Avula: Virginia social restrictions could ease, even if new COVID cases continue to plateau

Virginia

RICHMOND, Va. (WAVY/WRIC) — Virginia’s vaccine coordinator Dr. Danny Avula said social restrictions could ease, even if new COVID-19 cases don’t continue falling, because health officials are now focusing on the number of hospitalizations and deaths.

The seven-day moving average of new cases has remained firm throughout March, according to data from the Virginia Department of Health. The daily average of new COVID-19 cases in Virginia is currently 1,468, a huge drop from the winter months but still above last summer’s peaks.

He attributes an increase in cases to the younger, unvaccinated adult population.

During a teleconference on Friday afternoon, Avula highlighted that the number of cases and deaths are down significantly in long-term care facilities. Most residents there have been vaccinated since late January.

Avula explained if the state continues to see cases plateau over the upcoming weeks and months but no surge in hospitalizations and death, “that could lead us to a different set of [social] recommendations.”

“You know the vulnerable population has been vaccinated. We have protected against the outcomes we are most worried about and that is hospitalizations and deaths,” Avula said. “For young adults and young children who can’t get vaccinated yet. If they get COVID, it is exceedingly rare for there to be any serious consequence to that might just be our new normal moving forward.”

Just on Thursday, social restrictions were partially lifted across the state. With the newest changes in place, more people can now gather at entertainment venues, recreational sporting events, social gatherings and graduations.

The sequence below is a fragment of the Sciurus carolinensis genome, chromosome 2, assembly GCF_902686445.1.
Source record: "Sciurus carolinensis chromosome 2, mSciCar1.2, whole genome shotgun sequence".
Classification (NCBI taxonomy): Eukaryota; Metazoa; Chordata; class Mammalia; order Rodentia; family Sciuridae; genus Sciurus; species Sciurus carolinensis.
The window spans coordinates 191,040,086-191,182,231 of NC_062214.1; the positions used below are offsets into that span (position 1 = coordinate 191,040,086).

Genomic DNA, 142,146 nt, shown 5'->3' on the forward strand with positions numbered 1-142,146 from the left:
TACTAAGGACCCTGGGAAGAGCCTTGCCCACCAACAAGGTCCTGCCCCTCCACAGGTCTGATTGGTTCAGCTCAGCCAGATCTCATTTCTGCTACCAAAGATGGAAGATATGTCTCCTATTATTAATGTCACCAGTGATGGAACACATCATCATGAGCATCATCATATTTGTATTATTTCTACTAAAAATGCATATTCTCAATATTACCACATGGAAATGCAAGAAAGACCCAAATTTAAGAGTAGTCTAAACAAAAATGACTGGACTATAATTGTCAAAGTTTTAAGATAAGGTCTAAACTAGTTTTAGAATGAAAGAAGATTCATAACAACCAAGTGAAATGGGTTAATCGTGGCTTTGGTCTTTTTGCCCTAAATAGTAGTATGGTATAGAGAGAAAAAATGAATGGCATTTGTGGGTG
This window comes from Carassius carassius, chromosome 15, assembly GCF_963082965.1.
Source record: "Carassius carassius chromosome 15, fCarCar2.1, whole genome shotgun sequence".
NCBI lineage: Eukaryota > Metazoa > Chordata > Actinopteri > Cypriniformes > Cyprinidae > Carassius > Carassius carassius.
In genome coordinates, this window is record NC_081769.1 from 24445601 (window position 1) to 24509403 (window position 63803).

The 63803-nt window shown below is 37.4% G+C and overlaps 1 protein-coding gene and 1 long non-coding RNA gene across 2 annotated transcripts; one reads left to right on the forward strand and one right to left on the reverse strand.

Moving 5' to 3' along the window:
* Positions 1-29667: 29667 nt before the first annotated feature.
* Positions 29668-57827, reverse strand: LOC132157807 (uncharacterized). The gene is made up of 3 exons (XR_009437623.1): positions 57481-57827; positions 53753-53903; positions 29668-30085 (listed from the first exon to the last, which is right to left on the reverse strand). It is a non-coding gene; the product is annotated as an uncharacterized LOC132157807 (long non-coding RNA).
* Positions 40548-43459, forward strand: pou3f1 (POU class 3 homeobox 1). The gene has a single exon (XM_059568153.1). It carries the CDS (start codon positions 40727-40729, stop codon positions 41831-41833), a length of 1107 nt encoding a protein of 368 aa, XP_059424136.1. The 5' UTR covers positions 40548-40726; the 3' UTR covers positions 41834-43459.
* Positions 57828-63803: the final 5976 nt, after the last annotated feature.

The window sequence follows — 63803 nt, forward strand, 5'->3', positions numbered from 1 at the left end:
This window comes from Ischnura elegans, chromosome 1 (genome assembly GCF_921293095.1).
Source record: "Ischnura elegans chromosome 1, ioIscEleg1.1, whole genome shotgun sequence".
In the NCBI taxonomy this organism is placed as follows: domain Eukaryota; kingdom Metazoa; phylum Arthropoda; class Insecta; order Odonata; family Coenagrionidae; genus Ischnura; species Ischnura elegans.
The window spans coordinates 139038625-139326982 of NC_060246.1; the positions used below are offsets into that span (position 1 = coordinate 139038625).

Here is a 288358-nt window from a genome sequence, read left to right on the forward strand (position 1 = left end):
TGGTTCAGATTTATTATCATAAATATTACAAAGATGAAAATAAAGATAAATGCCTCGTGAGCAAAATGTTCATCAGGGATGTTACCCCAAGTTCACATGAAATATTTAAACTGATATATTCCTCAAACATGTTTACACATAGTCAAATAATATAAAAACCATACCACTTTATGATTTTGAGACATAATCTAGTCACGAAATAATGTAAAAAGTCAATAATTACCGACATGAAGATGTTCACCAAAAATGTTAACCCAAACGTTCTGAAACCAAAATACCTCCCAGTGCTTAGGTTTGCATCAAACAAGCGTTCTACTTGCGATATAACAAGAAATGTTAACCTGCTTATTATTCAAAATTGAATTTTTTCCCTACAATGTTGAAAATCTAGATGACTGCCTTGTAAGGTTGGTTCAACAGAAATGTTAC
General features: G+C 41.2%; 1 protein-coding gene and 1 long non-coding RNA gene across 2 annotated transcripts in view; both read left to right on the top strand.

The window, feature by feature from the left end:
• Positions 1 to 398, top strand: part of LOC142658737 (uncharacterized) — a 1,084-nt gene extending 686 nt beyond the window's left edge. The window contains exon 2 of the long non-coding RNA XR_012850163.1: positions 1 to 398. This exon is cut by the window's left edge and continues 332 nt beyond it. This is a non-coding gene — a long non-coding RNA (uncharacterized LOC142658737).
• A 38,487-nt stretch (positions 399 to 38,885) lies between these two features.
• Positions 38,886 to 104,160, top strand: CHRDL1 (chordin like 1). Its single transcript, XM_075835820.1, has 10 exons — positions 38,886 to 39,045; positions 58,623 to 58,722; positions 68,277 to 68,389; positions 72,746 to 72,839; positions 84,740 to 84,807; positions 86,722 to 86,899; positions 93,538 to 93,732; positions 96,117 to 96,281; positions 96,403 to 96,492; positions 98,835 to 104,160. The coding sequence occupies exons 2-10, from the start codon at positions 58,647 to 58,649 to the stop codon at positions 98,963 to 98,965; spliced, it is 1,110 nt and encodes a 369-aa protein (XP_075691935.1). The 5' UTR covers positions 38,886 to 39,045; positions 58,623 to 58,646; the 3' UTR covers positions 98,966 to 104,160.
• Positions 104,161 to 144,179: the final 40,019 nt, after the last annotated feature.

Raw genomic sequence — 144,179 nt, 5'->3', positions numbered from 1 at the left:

These changes come as many Virginians are still waiting to be vaccinated.

This week alone, Virginia is preparing to receive a massive shipment of vaccine next week including over 200,000 Johnson & Johnson doses.

Avula said next week’s shipment will not be impacted by a reported mix-up of vaccine ingredients at a vaccine manufacturing plant in Baltimore, but the timeline for future J&J doses are “up in the air” as a result.

J&J said the incident will not impact their projected manufacturing of doses, but Avula said “we’ll just have to see,” saying Virginia’s weekly dose goals for the one-dose shot is around 125,000.

Virginia health districts are progressing into later vaccination phases with all at least in Phase 1b, and many moved into Phase 1c. Starting next week, at least two health districts will move into vaccination Phase 2.

The rest of the state is expected to reach Phase 2 by April 18.

Avula addressed concerns that some people travel out of town to try and get their vaccine in areas that move on faster. This could be an issue if people start doing things such as inserting a home address that isn’t theirs. He says because of these concerns, some health districts have considered requiring proof of residency for the vaccine.

These talks are still ongoing but Avula says the CDC does allow for health departments to require residency proof to achieve equitable access to the vaccines.

So far, Native Americans have the highest vaccination rate per 100,000 people in Virginia. The second highest is white people followed by Latino people and Black people. Currently, Asian people and Pacific Islanders have the lowest vaccination rate.

Avula says 18% of the state’s vaccinated population is Black and 8-9% are Latino.

While the vaccine czar is confident everyone preregistered for a vaccine will get at least one dose by the end of May, he said additional hurdles exist to reach a herd immunity goal of inoculating 75% of the state population.

Avula said the state can easily reach 60-65% of people, and he is “hopeful” 75% of Virginians will be vaccinated by the end of the summer.

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